Man Sentenced in Drug Case
Derek Oneal Williams, 29, of Marion, was sentenced today in federal court for his role in a drug distribution operation to a term of 14 years imprisonment without parole. Judge Kristi K. Dubose pronounced the sentence following a series of hearings that began in early 2009. Williams initially pled guilty in July of 2008 to charges of possession of crack cocaine with intent to distribute and felon in possession of ammunition, in accordance with a plea agreement with the United States Attorney’s Office in which he agreed to cooperate with authorities. On January 21, 2009, Williams withdrew from the agreement and entered a guilty plea to the remaining charge in the indictment, conspiracy to possess with intent to distribute cocaine. Before the sentencing hearing that was set for March 6, 2009, the federal public defender representing Williams filed a motion for a psychological examination of Williams, claiming for the first time in the proceedings that Williams was mentally incompetent to proceed with his case. The judge ordered Williams evaluated by the medical staff at a Bureau of Prisons facility for a period of testing and study. Williams was transported to Miami where the doctors found that he was mentally competent, and had engaged in bizarre behaviors calculated to fake a mental illness. At a hearing conducted on September 11, 2009, Judge Dubose took testimony from the Bureau of Prisons doctor and a defense expert, both of whom agreed that Williams was faking symptoms of a mental illness. The judge found that Williams was mentally competent to proceed to with the sentencing hearing and set it for September 17.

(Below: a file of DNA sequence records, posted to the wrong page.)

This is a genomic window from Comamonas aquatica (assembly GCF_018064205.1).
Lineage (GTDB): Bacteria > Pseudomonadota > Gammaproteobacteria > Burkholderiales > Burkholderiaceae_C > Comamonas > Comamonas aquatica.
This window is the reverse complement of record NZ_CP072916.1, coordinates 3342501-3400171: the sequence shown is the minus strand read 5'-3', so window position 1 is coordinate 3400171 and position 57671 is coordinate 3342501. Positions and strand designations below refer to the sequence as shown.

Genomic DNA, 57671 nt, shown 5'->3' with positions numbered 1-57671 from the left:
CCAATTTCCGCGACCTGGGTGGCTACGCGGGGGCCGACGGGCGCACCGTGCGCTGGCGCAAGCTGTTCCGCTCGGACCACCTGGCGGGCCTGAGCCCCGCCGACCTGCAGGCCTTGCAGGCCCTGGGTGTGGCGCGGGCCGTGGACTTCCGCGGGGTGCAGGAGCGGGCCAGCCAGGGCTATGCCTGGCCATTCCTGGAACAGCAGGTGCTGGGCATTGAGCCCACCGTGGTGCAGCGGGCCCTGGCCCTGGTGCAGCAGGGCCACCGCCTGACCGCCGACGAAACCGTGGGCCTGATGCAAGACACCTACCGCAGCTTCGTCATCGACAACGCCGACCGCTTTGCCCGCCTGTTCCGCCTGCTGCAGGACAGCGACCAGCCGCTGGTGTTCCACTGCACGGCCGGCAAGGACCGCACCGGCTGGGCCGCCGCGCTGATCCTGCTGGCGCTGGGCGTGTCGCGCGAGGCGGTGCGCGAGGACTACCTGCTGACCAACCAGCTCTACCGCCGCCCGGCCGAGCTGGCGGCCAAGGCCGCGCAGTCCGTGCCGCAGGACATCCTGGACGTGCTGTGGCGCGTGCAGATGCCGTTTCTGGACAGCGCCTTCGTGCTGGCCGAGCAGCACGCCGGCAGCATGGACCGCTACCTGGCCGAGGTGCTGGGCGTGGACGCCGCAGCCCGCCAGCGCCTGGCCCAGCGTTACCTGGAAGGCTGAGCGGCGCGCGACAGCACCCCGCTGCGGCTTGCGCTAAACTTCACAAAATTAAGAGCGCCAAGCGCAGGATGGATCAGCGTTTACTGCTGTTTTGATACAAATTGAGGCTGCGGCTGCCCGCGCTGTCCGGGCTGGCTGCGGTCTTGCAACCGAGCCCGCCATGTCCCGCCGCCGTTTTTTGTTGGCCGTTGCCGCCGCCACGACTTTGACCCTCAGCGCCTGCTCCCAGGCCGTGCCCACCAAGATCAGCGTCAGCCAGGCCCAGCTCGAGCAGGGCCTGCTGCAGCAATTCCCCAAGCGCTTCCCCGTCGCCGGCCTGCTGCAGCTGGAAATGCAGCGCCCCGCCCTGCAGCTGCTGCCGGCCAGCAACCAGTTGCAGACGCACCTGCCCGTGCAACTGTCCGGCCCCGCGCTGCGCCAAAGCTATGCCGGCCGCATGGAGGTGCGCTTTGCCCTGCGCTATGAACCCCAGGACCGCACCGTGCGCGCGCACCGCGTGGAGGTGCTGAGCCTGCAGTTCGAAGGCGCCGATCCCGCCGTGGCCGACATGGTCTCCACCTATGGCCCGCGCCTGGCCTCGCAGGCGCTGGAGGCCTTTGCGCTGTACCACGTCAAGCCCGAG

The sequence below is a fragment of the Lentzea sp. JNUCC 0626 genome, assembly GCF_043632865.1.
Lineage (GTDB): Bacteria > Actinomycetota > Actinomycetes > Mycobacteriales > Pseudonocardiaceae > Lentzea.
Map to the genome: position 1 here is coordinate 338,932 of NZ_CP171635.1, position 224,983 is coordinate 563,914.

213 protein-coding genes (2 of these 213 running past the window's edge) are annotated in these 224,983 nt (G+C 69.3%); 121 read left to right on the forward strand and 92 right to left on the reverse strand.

At that hearing today, the federal prosecutor offered evidence to show that Williams was a danger to the community and that he had exhibited violent tendencies during his adult life, including years of participation in drug dealing, robberies, drug rip-offs and at least one shooting. Cynthia Steele, a neighbor who lives near Williams’ last known address in Marion, testified that Williams threatened to shoot her in the head like he shot her brother. Williams’ co-defendant Thaddeus Smith testified at the hearing that Williams had a reputation for violence, and that Smith had seen Williams shoot his own cousin in the leg over a dispute involving drugs and money. Smith testified that Williams told Smith later that Williams paid off his cousin so that Williams would not be prosecuted for that incident.
The judge imposed the 14- year sentence, finding that Williams’ criminal history established that he was a threat to continue to commit crimes and that a stiff sentence was necessary to protect the public. Judge Dubose ordered that Williams be supervised for a period of eight years following his release from prison. The judge also ordered that Williams undergo drug treatment while in prison, and that he be housed in an institution where he could learn a trade. The judge ordered that Williams pay $400 in special assessments but did not impose a fine.
The case was investigated by the Bureau of Alcohol, Tobacco, Firearms and Explosives, the Fourth Judicial Drug Task Force, and the Texas Department of Public Safety. Assistant United States Attorney Gloria Bedwell prosecuted the case for the United States Attorney’s Office.
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